I really enjoyed this. This match has two pros going at it who know exactly what they are doing and how to get a reaction from the crowd even if they are holding back on flashy offense. Before the match starts, Morleone brings out Kiel Steria to be his second to neutralize Damian Slater’s presence in Pitt’s corner. Morleone and Steria have teamed together a lot in other West Australian promotions and they can be a strong addition to the EPW Tag division if needed.
There’s a great sequence where both men are chopping the shit out of each other on the outside and then Pitt breaks up the fun with a cheap eye-poke. This was where I felt they really got the crowd. Pitt’s heel work continues to impress the hell out of me, especially his instincts on when to get heat vs when to bring out his more high-spot orientated offense. A lot of people either make the mistake of going, “I need to be boring to be a bad guy” or “I need to impress people on Twitter with GIFs even though I’m meant to be hated” but Pitt is actually able to bridge those two impulses in a way that I think really works for modern wrestling.
Morleone is a great babyface, and just scrapes through the win with a quick roll-up. He is next set to rematch Mikey Nicholls for the EPW Championship on January 24th. Their first match at Re-Awakening 2019 was in my opinion Nicholls’ strongest match since leaving WWE.
Chadwick Jackson def. Dan Moore
This match was originally announced as Tyler Jacobs against Dan Moore, but instead, Chadwick Jackson works double-duty. The match is preceded with a promo where Stella Nyx offers Moore’s remedial student Jesse Lambert a spot in Jacobs’ cult with her and Jackson.
This match is quick and mostly about setting up the new storyline. Lambert as a naive student wrestler is one of the most entertaining characters in EPW, and it feels like a natural story to have The Children try to recruit him. Stella does really strong work playing heel manager on the outside (and it helps that there isn’t a big size difference between her and Jesse so her bullying is more believable). Shenanigans involving the two seconds on the outside allows Jackson to low blow Moore and hit the Muscle Buster for the win.
EPW Coastal Championship
Gavin McGavin def. Davis Storm (c) via DQ
This was an excellent main event, a very-late contender for MOTY and it will be making my Top 10 for 2020. You have two experienced and technically skilled wrestlers going at it in a big match situation. Both men are able to convey how important the match and championship are to them.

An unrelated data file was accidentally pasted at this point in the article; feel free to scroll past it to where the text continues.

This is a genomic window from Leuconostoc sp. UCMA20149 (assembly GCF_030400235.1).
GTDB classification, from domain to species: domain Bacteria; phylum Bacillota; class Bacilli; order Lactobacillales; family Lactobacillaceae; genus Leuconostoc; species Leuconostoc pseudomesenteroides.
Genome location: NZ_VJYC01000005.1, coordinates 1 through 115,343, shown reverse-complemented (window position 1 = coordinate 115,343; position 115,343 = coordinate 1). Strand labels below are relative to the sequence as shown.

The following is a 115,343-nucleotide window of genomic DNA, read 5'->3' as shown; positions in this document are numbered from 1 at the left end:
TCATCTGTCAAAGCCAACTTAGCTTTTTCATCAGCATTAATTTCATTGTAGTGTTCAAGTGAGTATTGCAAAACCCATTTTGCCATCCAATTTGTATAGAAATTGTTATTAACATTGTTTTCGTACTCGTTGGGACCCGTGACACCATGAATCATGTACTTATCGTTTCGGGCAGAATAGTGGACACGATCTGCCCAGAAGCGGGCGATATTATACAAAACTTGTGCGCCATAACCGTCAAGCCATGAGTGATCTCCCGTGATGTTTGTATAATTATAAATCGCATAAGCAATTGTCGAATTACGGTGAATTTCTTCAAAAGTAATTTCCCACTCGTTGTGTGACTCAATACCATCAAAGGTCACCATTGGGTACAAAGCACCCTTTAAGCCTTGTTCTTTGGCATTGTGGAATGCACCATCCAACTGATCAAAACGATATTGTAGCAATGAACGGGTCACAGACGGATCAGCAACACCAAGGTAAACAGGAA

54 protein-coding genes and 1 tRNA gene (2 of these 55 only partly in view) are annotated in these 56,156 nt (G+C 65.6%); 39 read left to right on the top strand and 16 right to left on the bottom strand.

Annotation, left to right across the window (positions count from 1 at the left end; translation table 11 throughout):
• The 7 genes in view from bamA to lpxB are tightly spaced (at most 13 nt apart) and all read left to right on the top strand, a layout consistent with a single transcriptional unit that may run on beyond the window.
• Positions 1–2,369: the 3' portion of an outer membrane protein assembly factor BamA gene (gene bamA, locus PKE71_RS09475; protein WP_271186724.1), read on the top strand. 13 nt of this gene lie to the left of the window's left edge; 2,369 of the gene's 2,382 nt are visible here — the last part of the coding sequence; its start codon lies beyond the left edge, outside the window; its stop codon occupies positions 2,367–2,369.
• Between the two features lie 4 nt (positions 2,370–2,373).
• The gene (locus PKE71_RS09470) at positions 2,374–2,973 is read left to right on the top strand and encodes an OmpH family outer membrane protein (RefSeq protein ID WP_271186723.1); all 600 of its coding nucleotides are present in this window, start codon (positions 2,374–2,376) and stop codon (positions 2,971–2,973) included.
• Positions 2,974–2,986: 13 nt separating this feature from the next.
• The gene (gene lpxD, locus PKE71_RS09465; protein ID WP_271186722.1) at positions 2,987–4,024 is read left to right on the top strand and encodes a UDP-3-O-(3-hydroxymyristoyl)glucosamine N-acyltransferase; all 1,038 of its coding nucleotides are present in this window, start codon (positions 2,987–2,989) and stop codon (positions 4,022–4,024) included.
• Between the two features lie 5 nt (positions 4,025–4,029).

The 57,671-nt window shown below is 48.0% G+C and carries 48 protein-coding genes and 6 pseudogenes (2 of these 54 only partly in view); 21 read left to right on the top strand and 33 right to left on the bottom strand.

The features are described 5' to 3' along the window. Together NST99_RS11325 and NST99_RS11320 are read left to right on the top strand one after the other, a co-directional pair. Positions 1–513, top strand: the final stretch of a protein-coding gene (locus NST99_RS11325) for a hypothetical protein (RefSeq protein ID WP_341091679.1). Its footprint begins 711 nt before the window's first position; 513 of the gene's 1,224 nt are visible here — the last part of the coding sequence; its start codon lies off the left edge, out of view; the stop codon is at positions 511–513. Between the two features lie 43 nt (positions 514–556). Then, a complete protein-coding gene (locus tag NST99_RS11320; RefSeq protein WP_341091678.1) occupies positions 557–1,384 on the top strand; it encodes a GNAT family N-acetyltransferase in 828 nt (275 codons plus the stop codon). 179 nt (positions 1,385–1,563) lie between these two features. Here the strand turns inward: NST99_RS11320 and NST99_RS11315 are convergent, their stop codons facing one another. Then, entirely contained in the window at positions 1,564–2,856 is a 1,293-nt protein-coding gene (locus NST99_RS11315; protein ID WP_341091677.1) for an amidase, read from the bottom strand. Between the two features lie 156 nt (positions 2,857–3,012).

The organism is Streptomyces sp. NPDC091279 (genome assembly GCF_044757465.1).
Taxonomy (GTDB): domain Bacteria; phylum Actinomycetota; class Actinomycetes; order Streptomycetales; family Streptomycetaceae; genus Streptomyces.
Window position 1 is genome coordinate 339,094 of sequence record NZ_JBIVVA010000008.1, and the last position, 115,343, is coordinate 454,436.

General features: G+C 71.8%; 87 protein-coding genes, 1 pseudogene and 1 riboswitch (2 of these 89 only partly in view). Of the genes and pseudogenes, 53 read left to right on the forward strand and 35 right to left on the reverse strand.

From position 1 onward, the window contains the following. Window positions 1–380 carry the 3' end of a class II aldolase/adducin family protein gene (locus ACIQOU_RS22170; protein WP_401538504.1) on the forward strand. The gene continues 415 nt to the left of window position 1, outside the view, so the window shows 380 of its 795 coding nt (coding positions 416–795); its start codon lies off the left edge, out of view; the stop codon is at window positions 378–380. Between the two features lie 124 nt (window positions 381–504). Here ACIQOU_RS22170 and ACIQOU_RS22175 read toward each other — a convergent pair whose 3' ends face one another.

We start off with chain wrestling, with Storm matching ‘The Real Wrestler’ McGavin hold for hold. It becomes more of a fight as things continue, with the highlight moment being Storm crashing and burning on a dive to the outside, tearing up his own face in the process (because it really wouldn’t be a Davis Storm main event if he didn’t get busted open hardway).
50 said 'get rich or die tryin'
Failed at the 1st but but working hard at that 2nd part ?? pic.twitter.com/cmBiTFNTz7
— Davis Storm (@EPWDavisStorm) December 8, 2020
McGavin seemingly has the match won after hitting an elbow from the outside, which transitions straight into a crossface. However, out comes Marcius Pitt to break up the fun and cause a DQ finish. Watching the match live, I thought this was a disappointing finish to an otherwise excellent match – where continuing the nascent Pitt-McGavin feud was used to avoid doing a proper finish.
Instead, McGavin cuts an impassioned promo about not wanting to accept a cheap DQ win and that he wants the re-match right now. After some minor hesitation, Storm comes back to the ring and agrees to fight.
EPW Coastal Championship
Davis Storm (c) def. Gavin McGavin
This rematch is a sprint. It made me think of playing a match on Smackdown: Here Comes The Pain where each wrestler’s diagram is set to bright red on every body-part. Storm is able to take the win with a brutal knee and retain.
The booking served the purpose of fully establishing McGavin as a babyface after four years as one of EPW’s top heels. I think you can argue that was already accomplished by his run-in during the Going For Broke main-event but the story worked for me as a long-time follower of the promotion. An unfortunate miss in the presentation of the match however is that the commentary doesn’t really explain the story of why Pitt ran out to ruin the match. It doesn’t really give viewers who don’t know (or remember) the context from March’s show needed for the moment to fully land. Otherwise, this was a really excellent match, ****½ to use star ratings as a shorthand.
After a tumultuous year, Out Of The Ashes is a strong ending to 2020 for EPW. The highlight being the late MOTY contender between Davis Storm and Gavin McGavin. EPW returns on January 23 and 24 to kick-off their 2021 season. As long as the COVID situation in Western Australia stays stable, it looks like the promotion is on the verge of a breakout year.